I walk past the Entertainments Hall, looking in through the open door. Little here has changed since my time here in the 1980s. Looking back on the old photographs, the hall is pillared and decorated beautifully. The pillars are still there and if you peak behind the curtains of the stage you can catch a glimpse of the original brick and tile-work. The proscenium arch is now boxed in and painted an institutional cream. Looking up, the high ceiling remains open and you can see the colourful stained-glass windows, still in perfect condition. I pause to imagine the many concerts which would have been held here, the masked balls packed with costumed dancers – patients and staff alike – and later still, the movie shows that were a weekly event.
I wander back to the coffee lounge. It’s just past noon and the room is noisy. Through the doorway I see a long queue of people waiting for hot cooked food, as others flit in and out, grab a sandwich and leave. The place is alive, as it used to be back in the 1980s, but the patients are all gone now. I wonder to myself who all these people are. I sit and look around, making up stories for each of them. Some are in uniform working perhaps in one of the new units which have sprung up in the beautiful grounds of the hospital: The Limes, Kites Unit, The Orchards. Gone are the services that filled many of the original villas scattered in the grounds; the only one remaining is Baytrees, the service for drug and alcohol detoxification and treatment. Many of the old villas still stand, but they are empty now, nestled amongst the trees where foxes roam.
So what will happen next in the history of this exquisite building? There are plans for the newer services to remain in the modern buildings in the grounds of the hospital, but also proposals to vacate the main building by the end of December 2016. Many of the existing facilities at St. James’ will be moved to the St. Mary’s site or to the Battenburg Avenue Clinic after March 2015. A new facility for mental health services and ancillary support services will be built within the existing grounds and a small area of land will be retained for these services.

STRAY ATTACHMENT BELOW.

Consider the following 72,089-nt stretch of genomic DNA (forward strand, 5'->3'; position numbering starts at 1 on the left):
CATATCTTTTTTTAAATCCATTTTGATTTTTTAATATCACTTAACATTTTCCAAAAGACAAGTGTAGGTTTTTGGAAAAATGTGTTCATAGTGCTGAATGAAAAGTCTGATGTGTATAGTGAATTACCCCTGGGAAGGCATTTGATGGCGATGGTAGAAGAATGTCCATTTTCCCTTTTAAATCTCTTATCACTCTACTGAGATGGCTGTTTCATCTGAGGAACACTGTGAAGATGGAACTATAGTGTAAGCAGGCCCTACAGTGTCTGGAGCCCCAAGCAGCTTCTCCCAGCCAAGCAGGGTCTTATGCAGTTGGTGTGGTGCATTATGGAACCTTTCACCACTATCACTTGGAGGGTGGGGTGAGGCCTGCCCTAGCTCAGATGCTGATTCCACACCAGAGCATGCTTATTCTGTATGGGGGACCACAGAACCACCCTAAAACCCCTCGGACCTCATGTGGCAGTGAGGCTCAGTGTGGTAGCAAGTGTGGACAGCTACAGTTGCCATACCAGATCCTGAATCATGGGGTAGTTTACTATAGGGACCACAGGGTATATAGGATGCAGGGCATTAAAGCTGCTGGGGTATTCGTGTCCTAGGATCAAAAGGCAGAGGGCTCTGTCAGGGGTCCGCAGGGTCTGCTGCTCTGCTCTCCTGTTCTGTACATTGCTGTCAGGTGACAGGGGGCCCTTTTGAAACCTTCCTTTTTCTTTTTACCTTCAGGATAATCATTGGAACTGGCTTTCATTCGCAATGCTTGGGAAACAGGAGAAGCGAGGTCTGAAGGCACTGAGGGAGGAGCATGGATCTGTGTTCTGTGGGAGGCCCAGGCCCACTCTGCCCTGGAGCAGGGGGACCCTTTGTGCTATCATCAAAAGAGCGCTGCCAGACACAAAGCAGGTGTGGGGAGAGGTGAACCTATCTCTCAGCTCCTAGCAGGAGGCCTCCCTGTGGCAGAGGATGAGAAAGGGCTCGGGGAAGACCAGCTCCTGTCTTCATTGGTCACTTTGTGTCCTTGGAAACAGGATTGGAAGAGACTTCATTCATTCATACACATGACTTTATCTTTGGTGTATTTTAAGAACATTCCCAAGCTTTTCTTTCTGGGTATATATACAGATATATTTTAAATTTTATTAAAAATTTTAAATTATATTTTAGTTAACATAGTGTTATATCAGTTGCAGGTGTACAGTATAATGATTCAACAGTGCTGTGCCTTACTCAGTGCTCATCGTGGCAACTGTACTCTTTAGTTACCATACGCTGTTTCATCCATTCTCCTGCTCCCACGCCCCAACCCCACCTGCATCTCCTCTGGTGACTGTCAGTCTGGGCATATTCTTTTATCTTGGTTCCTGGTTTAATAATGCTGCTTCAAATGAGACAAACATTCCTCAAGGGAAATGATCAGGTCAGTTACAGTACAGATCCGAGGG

The remainder of the property belongs to NHS Property Services Limited and is in the process of being prepared for housing development, as follows:
Phase one: Land in the South East of the site including three former villas from the old hospitable has been identified as suitable for housing and NHS Property Services intends to sell it to help meet the Government’s commitment to release surplus public sector land for housing….an application for planning permission will be submitted to Portsmouth City Council for residential development and then the intention is to market the land in the autumn of 2014.
Phase Two: To vacate the main block of St. James hospital and other ancillary buildings on site – to vacate them by the end of 2016 with sale to follow thereafter.
There has been strong opposition from local people to these plans. Opponents point out Milton is already swamped with traffic, that roads and schools will be placed under more pressure. Others worry about the loss of green space on an island where it will not be easily replaced. But despite the protests of residents, the writing seems to be on the wall for St James’ Hospital as we know it.
Is it sentimental to wish we could keep at least a part of the hospital building and its beautiful architecture, retain just a small relic of the Entertainment Hall, or Ballroom as it was originally called? In my dreams the Entertainment Hall is restored to its original splendour and becomes a theatre, or an arts centre – a gathering place for the Milton community who have come to love St James’. But perhaps too many of the people who passed through this place only want to forget it ever existed.
Yet until the day St James’ closes its doors for good, I will continue to go back, and remember. And in the future I hope that there will still at least be some green spaces to walk in, where we can stroll, and remember, and admire the rich history of this wonderful building.
Photography by Sarah Cheverton.